Introducing the AMT Assistant
“The alternative minimum tax causes a lot of hair pulling for millions of taxpayers each year. This new tool will help people understand if they have to pay or not,” IRS Commissioner Mark W. Everson said in a prepared statement. “This is part of the IRS effort to improve customer service and reduce return preparation time for taxpayers.”
Most commercial tax preparation software and applications used by professional tax preparers automatically check AMT liability, according to the Washington Post. In addition, AMT liability is also automatically evaluated for those taxpayers who e-file their returns. Despite such screening, the Wall Street Journal points out that thousands of taxpayers were surprised to find that they were subject to the AMT. This year another half million taxpayers, or about 4 million taxpayers total, are expected to owe taxes under the AMT, the Wall Street Journal reports. The number of taxpayers affected by the AMT increases with each passing year because it is not indexed for inflation. This year, the AMT threshold is a minimum taxable income of $58,000 for married couples and $40,250 for individuals, according to the Washington Post. Unless Congress acts to extend the temporary exemption that expired in 2005, that will drop to $45,000 for couples and $33,750 for individuals in 2006. Scripps Howard News Service reports that the average amount owed under AMT last year was $4,000.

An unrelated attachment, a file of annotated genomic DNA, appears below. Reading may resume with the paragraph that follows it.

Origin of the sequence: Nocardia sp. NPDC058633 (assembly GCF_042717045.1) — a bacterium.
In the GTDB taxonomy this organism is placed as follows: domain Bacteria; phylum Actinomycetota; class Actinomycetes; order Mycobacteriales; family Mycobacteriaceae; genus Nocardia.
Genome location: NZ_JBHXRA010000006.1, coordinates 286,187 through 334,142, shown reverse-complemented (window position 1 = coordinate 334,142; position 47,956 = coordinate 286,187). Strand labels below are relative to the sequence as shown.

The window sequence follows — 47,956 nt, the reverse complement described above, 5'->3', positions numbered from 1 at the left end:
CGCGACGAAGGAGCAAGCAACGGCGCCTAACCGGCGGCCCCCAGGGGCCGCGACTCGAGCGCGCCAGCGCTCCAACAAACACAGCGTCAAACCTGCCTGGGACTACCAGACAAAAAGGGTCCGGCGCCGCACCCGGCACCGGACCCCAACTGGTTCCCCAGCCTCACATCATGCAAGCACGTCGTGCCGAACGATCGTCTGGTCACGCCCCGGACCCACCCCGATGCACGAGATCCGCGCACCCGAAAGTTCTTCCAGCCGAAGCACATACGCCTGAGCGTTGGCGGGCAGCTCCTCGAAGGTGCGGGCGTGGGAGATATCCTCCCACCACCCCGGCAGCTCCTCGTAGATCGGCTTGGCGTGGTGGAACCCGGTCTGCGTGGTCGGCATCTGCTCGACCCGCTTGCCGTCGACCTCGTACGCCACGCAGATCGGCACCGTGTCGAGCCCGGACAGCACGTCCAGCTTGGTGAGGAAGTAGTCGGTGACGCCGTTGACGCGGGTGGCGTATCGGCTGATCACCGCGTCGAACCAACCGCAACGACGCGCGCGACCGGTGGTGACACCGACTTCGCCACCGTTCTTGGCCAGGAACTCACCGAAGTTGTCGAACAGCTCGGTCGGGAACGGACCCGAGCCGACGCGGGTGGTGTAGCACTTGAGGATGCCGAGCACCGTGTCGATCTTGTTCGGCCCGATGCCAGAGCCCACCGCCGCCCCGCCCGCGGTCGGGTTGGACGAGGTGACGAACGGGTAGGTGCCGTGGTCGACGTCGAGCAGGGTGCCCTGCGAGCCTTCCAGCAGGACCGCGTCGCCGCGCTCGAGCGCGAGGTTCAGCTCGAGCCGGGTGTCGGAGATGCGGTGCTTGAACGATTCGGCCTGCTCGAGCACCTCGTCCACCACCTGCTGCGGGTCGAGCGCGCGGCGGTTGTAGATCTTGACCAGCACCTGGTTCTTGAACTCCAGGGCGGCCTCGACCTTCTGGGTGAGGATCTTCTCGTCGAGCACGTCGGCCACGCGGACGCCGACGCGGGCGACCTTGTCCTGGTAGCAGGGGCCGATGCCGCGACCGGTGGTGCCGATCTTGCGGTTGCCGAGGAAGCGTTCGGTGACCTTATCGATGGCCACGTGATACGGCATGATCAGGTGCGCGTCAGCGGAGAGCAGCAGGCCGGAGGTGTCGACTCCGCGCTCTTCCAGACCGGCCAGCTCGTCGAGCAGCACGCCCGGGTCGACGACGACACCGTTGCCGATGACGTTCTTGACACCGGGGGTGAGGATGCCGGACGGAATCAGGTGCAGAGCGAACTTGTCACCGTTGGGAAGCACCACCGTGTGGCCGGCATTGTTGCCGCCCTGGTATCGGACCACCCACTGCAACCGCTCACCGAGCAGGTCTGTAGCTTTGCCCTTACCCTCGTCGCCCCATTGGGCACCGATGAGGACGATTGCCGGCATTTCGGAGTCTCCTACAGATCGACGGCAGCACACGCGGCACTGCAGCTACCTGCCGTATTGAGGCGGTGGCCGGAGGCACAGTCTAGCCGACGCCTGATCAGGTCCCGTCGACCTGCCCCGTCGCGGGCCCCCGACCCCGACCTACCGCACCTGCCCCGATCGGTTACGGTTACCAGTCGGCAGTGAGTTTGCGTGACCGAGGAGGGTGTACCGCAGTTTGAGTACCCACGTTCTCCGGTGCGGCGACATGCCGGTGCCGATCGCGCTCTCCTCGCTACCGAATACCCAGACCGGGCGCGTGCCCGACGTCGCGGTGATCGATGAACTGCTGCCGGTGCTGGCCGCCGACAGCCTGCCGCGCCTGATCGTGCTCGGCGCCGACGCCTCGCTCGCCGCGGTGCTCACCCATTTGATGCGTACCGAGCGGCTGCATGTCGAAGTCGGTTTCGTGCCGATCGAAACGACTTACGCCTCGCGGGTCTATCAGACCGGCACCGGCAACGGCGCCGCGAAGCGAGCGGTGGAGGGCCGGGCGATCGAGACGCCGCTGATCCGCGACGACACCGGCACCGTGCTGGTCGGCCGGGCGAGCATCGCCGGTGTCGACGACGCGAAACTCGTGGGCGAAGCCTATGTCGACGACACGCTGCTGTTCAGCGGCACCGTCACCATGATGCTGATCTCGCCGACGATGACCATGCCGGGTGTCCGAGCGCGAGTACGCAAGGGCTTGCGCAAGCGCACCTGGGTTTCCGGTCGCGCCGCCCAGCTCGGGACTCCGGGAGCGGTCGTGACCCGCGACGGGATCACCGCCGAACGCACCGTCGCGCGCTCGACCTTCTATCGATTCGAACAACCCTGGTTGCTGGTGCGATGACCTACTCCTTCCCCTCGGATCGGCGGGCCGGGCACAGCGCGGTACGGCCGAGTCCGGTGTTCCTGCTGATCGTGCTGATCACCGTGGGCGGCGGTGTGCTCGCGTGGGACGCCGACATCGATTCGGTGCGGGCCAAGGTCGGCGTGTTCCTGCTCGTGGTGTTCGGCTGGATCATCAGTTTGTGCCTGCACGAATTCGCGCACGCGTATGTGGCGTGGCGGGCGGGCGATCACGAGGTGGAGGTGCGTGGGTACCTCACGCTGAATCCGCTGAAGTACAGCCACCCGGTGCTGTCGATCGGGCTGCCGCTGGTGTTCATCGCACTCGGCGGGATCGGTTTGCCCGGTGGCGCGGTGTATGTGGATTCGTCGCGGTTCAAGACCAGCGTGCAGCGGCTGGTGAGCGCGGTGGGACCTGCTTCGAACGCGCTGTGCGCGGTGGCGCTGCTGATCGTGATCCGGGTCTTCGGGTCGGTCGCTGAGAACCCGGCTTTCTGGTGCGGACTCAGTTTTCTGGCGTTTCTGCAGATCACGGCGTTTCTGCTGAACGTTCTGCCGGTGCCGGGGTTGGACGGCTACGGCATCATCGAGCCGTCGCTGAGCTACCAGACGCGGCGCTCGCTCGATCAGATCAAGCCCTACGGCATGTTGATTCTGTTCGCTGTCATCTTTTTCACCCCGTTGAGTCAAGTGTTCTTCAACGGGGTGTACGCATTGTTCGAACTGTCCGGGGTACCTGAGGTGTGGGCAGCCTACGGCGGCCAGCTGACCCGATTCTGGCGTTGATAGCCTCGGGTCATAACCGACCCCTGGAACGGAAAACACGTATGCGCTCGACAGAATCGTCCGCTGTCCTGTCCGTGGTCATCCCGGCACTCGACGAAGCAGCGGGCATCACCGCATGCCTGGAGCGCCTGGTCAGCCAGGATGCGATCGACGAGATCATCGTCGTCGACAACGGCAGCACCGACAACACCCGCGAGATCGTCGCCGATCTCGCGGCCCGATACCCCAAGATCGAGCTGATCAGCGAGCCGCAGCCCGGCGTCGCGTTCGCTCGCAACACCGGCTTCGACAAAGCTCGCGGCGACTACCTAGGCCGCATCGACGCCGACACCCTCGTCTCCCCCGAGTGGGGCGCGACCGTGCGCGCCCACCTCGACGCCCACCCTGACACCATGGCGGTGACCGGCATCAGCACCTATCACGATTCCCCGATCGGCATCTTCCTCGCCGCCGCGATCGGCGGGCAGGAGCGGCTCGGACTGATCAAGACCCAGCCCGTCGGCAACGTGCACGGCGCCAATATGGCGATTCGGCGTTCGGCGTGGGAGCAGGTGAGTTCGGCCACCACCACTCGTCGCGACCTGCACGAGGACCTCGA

The IRS suggests taxpayers complete a draft of their 1040 form before attempting to use the AMT Assistant because some of the data on that form will be needed to calculate the potential AMT liability correctly. The information provided to the AMT Assistant is anonymous and will be used only for purposes of determining AMT liability. The AMT Assistant only calculates potential liability, taxpayers not using tax preparation software, or a professional tax preparer, will need to complete For 6251 to determine whether they really do owe AMT taxes and, if so, how much.